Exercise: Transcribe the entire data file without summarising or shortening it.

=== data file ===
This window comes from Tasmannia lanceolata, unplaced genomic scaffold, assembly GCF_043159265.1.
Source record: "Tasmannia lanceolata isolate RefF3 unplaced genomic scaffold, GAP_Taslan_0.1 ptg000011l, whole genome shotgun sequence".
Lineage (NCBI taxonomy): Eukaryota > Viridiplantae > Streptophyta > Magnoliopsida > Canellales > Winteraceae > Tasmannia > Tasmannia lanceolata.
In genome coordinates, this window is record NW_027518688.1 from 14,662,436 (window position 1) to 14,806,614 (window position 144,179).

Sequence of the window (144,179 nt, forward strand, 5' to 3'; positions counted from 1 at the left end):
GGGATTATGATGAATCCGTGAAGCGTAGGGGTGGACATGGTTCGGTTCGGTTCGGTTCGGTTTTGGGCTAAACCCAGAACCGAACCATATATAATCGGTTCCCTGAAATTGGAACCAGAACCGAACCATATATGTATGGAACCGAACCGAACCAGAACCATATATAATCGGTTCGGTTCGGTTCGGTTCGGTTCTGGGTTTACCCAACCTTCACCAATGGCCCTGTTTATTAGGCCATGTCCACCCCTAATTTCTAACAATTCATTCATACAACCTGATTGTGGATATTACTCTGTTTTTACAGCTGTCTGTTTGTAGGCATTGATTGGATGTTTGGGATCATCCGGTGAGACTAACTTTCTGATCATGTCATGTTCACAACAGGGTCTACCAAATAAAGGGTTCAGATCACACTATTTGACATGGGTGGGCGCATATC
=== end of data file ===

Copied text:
This window comes from Tasmannia lanceolata, unplaced genomic scaffold, assembly GCF_043159265.1.
Source record: "Tasmannia lanceolata isolate RefF3 unplaced genomic scaffold, GAP_Taslan_0.1 ptg000011l, whole genome shotgun sequence".
Lineage (NCBI taxonomy): Eukaryota > Viridiplantae > Streptophyta > Magnoliopsida > Canellales > Winteraceae > Tasmannia > Tasmannia lanceolata.
In genome coordinates, this window is record NW_027518688.1 from 14,662,436 (window position 1) to 14,806,614 (window position 144,179).

Sequence of the window (144,179 nt, forward strand, 5' to 3'; positions counted from 1 at the left end):
GGGATTATGATGAATCCGTGAAGCGTAGGGGTGGACATGGTTCGGTTCGGTTCGGTTCGGTTTTGGGCTAAACCCAGAACCGAACCATATATAATCGGTTCCCTGAAATTGGAACCAGAACCGAACCATATATGTATGGAACCGAACCGAACCAGAACCATATATAATCGGTTCGGTTCGGTTCGGTTCGGTTCTGGGTTTACCCAACCTTCACCAATGGCCCTGTTTATTAGGCCATGTCCACCCCTAATTTCTAACAATTCATTCATACAACCTGATTGTGGATATTACTCTGTTTTTACAGCTGTCTGTTTGTAGGCATTGATTGGATGTTTGGGATCATCCGGTGAGACTAACTTTCTGATCATGTCATGTTCACAACAGGGTCTACCAAATAAAGGGTTCAGATCACACTATTTGACATGGGTGGGCGCATATC